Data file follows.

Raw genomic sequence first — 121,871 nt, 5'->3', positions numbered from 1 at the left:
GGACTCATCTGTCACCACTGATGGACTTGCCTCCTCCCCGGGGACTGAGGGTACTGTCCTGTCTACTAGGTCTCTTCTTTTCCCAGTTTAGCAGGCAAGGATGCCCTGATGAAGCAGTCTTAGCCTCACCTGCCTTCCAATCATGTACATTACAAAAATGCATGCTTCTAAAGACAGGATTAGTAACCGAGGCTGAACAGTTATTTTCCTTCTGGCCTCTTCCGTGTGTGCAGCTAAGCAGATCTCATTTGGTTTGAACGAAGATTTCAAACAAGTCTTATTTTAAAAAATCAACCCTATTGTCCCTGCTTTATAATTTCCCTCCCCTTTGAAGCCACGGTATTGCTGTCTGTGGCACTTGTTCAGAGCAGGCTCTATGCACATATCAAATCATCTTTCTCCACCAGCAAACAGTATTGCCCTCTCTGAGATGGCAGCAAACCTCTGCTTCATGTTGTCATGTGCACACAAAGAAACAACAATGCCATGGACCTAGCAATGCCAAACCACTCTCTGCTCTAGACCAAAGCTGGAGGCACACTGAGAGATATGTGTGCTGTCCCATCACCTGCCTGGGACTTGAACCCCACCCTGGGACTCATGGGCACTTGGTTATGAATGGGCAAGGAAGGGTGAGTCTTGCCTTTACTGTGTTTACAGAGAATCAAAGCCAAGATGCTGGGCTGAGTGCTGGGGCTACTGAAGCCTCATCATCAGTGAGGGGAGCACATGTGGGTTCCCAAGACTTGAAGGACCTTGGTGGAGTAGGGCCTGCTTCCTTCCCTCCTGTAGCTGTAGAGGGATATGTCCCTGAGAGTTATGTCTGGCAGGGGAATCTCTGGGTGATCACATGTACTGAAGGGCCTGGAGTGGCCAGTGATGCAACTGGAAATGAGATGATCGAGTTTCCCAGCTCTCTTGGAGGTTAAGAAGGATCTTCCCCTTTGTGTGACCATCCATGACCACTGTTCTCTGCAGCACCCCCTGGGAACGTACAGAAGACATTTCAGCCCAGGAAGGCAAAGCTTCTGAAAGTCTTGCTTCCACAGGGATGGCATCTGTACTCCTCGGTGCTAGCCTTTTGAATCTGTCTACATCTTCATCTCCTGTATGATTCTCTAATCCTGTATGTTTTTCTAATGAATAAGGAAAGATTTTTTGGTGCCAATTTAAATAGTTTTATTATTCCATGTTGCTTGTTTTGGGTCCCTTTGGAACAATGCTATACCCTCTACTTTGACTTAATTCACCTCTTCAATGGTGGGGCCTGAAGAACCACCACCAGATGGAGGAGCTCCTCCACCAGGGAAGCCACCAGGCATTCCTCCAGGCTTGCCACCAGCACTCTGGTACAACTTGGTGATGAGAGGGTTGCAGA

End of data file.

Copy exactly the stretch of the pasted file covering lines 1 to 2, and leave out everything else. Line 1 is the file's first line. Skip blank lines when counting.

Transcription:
Raw genomic sequence first — 121,871 nt, 5'->3', positions numbered from 1 at the left:
GGACTCATCTGTCACCACTGATGGACTTGCCTCCTCCCCGGGGACTGAGGGTACTGTCCTGTCTACTAGGTCTCTTCTTTTCCCAGTTTAGCAGGCAAGGATGCCCTGATGAAGCAGTCTTAGCCTCACCTGCCTTCCAATCATGTACATTACAAAAATGCATGCTTCTAAAGACAGGATTAGTAACCGAGGCTGAACAGTTATTTTCCTTCTGGCCTCTTCCGTGTGTGCAGCTAAGCAGATCTCATTTGGTTTGAACGAAGATTTCAAACAAGTCTTATTTTAAAAAATCAACCCTATTGTCCCTGCTTTATAATTTCCCTCCCCTTTGAAGCCACGGTATTGCTGTCTGTGGCACTTGTTCAGAGCAGGCTCTATGCACATATCAAATCATCTTTCTCCACCAGCAAACAGTATTGCCCTCTCTGAGATGGCAGCAAACCTCTGCTTCATGTTGTCATGTGCACACAAAGAAACAACAATGCCATGGACCTAGCAATGCCAAACCACTCTCTGCTCTAGACCAAAGCTGGAGGCACACTGAGAGATATGTGTGCTGTCCCATCACCTGCCTGGGACTTGAACCCCACCCTGGGACTCATGGGCACTTGGTTATGAATGGGCAAGGAAGGGTGAGTCTTGCCTTTACTGTGTTTACAGAGAATCAAAGCCAAGATGCTGGGCTGAGTGCTGGGGCTACTGAAGCCTCATCATCAGTGAGGGGAGCACATGTGGGTTCCCAAGACTTGAAGGACCTTGGTGGAGTAGGGCCTGCTTCCTTCCCTCCTGTAGCTGTAGAGGGATATGTCCCTGAGAGTTATGTCTGGCAGGGGAATCTCTGGGTGATCACATGTACTGAAGGGCCTGGAGTGGCCAGTGATGCAACTGGAAATGAGATGATCGAGTTTCCCAGCTCTCTTGGAGGTTAAGAAGGATCTTCCCCTTTGTGTGACCATCCATGACCACTGTTCTCTGCAGCACCCCCTGGGAACGTACAGAAGACATTTCAGCCCAGGAAGGCAAAGCTTCTGAAAGTCTTGCTTCCACAGGGATGGCATCTGTACTCCTCGGTGCTAGCCTTTTGAATCTGTCTACATCTTCATCTCCTGTATGATTCTCTAATCCTGTATGTTTTTCTAATGAATAAGGAAAGATTTTTTGGTGCCAATTTAAATAGTTTTATTATTCCATGTTGCTTGTTTTGGGTCCCTTTGGAACAATGCTATACCCTCTACTTTGACTTAATTCACCTCTTCAATGGTGGGGCCTGAAGAACCACCACCAGATGGAGGAGCTCCTCCACCAGGGAAGCCACCAGGCATTCCTCCAGGCTTGCCACCAGCACTCTGGTACAACTTGGTGATGAGAGGGTTGCAGA